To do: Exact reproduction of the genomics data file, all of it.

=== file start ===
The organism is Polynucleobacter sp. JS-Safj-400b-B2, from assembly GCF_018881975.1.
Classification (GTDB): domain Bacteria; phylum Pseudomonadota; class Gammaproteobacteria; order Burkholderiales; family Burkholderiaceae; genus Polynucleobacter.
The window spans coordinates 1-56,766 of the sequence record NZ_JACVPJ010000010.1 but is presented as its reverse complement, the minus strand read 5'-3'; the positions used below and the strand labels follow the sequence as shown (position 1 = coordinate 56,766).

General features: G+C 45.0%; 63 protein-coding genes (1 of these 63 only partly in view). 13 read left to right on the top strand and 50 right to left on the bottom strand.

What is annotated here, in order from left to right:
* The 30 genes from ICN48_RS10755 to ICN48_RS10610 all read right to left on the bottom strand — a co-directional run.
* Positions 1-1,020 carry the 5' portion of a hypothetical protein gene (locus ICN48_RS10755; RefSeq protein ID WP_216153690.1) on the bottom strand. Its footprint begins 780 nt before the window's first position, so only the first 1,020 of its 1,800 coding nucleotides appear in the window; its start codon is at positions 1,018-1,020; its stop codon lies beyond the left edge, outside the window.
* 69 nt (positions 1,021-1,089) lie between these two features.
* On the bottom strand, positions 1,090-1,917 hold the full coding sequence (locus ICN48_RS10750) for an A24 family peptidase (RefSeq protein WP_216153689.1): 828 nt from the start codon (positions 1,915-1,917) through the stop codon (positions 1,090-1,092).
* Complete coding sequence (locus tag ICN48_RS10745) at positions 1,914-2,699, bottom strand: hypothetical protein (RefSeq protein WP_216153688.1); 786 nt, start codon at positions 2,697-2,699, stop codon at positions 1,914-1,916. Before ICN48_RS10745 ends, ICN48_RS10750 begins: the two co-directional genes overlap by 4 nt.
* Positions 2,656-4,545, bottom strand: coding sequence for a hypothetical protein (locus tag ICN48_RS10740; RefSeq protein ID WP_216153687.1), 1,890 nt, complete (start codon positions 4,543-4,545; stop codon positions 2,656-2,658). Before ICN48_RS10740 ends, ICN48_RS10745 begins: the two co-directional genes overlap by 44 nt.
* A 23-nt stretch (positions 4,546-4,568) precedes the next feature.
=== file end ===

The organism is Polynucleobacter sp. JS-Safj-400b-B2, from assembly GCF_018881975.1.
Classification (GTDB): domain Bacteria; phylum Pseudomonadota; class Gammaproteobacteria; order Burkholderiales; family Burkholderiaceae; genus Polynucleobacter.
The window spans coordinates 1-56,766 of the sequence record NZ_JACVPJ010000010.1 but is presented as its reverse complement, the minus strand read 5'-3'; the positions used below and the strand labels follow the sequence as shown (position 1 = coordinate 56,766).

General features: G+C 45.0%; 63 protein-coding genes (1 of these 63 only partly in view). 13 read left to right on the top strand and 50 right to left on the bottom strand.

What is annotated here, in order from left to right:
* The 30 genes from ICN48_RS10755 to ICN48_RS10610 all read right to left on the bottom strand — a co-directional run.
* Positions 1-1,020 carry the 5' portion of a hypothetical protein gene (locus ICN48_RS10755; RefSeq protein ID WP_216153690.1) on the bottom strand. Its footprint begins 780 nt before the window's first position, so only the first 1,020 of its 1,800 coding nucleotides appear in the window; its start codon is at positions 1,018-1,020; its stop codon lies beyond the left edge, outside the window.
* 69 nt (positions 1,021-1,089) lie between these two features.
* On the bottom strand, positions 1,090-1,917 hold the full coding sequence (locus ICN48_RS10750) for an A24 family peptidase (RefSeq protein WP_216153689.1): 828 nt from the start codon (positions 1,915-1,917) through the stop codon (positions 1,090-1,092).
* Complete coding sequence (locus tag ICN48_RS10745) at positions 1,914-2,699, bottom strand: hypothetical protein (RefSeq protein WP_216153688.1); 786 nt, start codon at positions 2,697-2,699, stop codon at positions 1,914-1,916. Before ICN48_RS10745 ends, ICN48_RS10750 begins: the two co-directional genes overlap by 4 nt.
* Positions 2,656-4,545, bottom strand: coding sequence for a hypothetical protein (locus tag ICN48_RS10740; RefSeq protein ID WP_216153687.1), 1,890 nt, complete (start codon positions 4,543-4,545; stop codon positions 2,656-2,658). Before ICN48_RS10740 ends, ICN48_RS10745 begins: the two co-directional genes overlap by 44 nt.
* A 23-nt stretch (positions 4,546-4,568) precedes the next feature.